A NEW concept for a railway turnout designed in the Netherlands for use in winter conditions without a point heater, offers the potential to avoid high energy bills while reducing CO2 emissions.
The impetus for the project stems from the problem of turnouts becoming clogged with snow and ice resulting in many train delays in the Netherlands during the last 15 winters.
As a mechanical design engineer working with 3D-CAD since 1990, designing all types of machinery for the defence, food, rail and off-shore industries, I became frustrated by the lack of progress in trying to find a solution to the problem. As a result, I spent the last three years developing a new mechanical working principal for railway turnouts which is neither high-tech nor expensive to build. By avoiding the use of horizontal movable tongues, I found that snow and ice has no impact on the correct working of the turnout which obviates the need for turnout heaters.
The problem with existing turnout designs, which are more than 100-years-old, lies with the horizontal movable tongues where snow and ice can accumulate between the tongue and the fixed rail. At present every turnout which needs to remain in use during the winter months requires an expensive and reliable high-power (10kW-15kW) heater, resulting in high energy and maintenance bills.
Instead of using open horizontal movable tongues, the new turnout is fitted with vertical movable tongues which can slide up and down between four guides to form a closed box around each tongue. This prevents snow and ice from penetrating the mechanical parts of the turnout.
The vertical movable tongues are locked by a set of 14 mechanical horizontal moving locking bars. The rail tongues (points) and the locking bars, which are linked by a connecting strip, can be driven simultaneously by three electro-mechanical or electro-hydraulic actuators.
The winter-proof turnout is 10.4m long, has a radius of 190m, weighs 15.2 tonnes and uses UIC 60E1 rails. Series production of the winterproof turnout should not be any more expensive than conventional turnouts because of its very simple mechanical setup.
To give an idea of the savings which could be achieved, there are 22,567 electric point heaters on the German rail network, each of which consumes10kW. On average in 2012 the point heaters in Germany were switched on for 1440 hours. The cost per kWh is €0.07 and 0.7kg of CO2 are emitted to produce 1kWh. So in 2012, German point heaters consumed 324,964,800kWh at a cost of €27.48m and emitted 227,475 tonnes of CO2. There would be additional savings from not having to inspect and maintain point heaters, plus the operational savings by avoiding train delays due to faulty point heaters or frozen points.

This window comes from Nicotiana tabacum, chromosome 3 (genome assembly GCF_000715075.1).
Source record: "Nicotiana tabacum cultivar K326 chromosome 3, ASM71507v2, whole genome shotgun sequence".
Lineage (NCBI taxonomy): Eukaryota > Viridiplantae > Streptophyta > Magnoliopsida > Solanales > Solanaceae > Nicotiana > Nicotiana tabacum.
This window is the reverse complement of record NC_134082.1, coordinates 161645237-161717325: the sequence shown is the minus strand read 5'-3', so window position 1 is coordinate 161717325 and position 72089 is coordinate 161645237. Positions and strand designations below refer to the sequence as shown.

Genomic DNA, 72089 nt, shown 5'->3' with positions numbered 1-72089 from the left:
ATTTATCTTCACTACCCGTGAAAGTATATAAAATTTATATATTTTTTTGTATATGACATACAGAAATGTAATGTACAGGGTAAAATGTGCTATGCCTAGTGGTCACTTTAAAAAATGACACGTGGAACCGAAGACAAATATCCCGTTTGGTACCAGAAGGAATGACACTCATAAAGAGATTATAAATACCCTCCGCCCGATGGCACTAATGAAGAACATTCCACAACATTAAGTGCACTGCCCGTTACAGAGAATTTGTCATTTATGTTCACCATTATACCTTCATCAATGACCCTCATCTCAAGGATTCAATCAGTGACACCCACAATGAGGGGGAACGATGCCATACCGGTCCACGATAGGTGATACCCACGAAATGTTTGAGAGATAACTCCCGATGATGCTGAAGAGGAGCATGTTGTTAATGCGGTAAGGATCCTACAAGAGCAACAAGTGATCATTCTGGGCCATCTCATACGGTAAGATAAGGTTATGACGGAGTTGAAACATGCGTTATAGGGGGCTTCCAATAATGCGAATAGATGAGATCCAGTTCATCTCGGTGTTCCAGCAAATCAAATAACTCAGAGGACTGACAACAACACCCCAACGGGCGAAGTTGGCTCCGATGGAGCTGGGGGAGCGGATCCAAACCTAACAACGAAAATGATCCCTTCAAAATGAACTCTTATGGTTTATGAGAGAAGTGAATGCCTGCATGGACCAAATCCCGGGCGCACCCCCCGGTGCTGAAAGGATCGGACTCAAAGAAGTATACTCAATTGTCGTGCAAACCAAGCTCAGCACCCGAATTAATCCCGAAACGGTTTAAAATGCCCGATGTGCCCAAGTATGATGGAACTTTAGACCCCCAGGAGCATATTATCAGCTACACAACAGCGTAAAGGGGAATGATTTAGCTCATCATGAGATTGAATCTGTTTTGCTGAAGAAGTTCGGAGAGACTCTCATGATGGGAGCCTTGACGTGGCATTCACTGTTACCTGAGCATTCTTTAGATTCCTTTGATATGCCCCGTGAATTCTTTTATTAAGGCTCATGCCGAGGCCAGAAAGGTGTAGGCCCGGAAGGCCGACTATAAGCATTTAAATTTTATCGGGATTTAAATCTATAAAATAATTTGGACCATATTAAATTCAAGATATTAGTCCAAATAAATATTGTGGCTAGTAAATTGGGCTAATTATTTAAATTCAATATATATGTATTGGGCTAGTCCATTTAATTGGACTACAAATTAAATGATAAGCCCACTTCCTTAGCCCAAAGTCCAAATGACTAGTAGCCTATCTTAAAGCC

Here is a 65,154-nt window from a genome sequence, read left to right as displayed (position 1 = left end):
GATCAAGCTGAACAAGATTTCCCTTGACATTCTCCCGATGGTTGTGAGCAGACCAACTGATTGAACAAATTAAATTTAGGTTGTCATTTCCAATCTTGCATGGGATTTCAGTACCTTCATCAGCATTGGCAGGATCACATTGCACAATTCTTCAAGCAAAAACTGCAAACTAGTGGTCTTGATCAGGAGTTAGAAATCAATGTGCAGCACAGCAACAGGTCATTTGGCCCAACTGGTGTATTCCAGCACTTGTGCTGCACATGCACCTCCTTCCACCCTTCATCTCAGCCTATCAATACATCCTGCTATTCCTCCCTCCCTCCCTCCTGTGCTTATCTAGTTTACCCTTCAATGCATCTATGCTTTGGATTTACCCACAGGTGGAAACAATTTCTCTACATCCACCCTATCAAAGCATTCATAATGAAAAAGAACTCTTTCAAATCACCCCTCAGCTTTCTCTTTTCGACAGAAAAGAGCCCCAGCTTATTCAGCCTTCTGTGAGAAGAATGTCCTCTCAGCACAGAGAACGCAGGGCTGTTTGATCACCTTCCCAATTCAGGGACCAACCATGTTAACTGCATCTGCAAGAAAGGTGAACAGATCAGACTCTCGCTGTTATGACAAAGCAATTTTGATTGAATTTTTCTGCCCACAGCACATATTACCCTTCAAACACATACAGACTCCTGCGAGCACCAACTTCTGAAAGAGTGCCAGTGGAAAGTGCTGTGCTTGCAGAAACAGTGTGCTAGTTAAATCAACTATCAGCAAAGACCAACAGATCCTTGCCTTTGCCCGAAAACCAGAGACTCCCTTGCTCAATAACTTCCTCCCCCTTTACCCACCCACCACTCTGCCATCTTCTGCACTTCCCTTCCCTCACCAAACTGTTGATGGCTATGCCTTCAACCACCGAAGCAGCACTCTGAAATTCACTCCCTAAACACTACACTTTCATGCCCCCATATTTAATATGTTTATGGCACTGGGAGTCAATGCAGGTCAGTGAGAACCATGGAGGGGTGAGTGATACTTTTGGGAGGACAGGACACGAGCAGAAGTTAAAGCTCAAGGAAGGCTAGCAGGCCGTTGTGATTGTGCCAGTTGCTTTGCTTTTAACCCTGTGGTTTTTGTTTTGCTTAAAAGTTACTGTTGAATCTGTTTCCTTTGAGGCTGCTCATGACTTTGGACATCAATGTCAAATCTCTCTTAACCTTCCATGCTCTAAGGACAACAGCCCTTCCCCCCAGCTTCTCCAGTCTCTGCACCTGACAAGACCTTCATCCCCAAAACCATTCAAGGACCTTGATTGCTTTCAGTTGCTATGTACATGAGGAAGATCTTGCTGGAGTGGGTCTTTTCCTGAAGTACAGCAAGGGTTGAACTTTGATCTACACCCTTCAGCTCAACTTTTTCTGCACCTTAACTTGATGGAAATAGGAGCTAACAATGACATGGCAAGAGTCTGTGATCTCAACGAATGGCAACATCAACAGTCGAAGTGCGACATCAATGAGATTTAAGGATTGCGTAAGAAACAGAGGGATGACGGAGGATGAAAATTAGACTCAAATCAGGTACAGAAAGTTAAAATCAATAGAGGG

I have funded the project entirely from my own resources and carried out the development work in my own time. A 1/6th-scale working prototype has been built, which is made of stainless steel, and is driven by high-torque servos and digitally controlled from a laptop. The scale model is being used for technical presentations to universities and the railway industry, as well as at exhibitions.
A full-size prototype will need to be tested mechanically, checking for wear and correct functioning and operating mechanical forces. It will then need to be installed on a railway, to monitor the operation of trains over it at different speeds. Once these trials have been completed, the winter-proof turnout will require certification.
I have applied for two patents for the winter-proof railway turnout which is now being considered in the Netherlands by turnout manufacturers Vossloh and Voestalpine, infrastructure manager ProRail, and national operator Netherlands Railways (NS).
With the same turnout system in use unchanged for more than 100 years, it is very difficult for people to accept change. However, I have made several technical presentations during the last two years, and I am optimistic that my new design will eventually be taken seriously.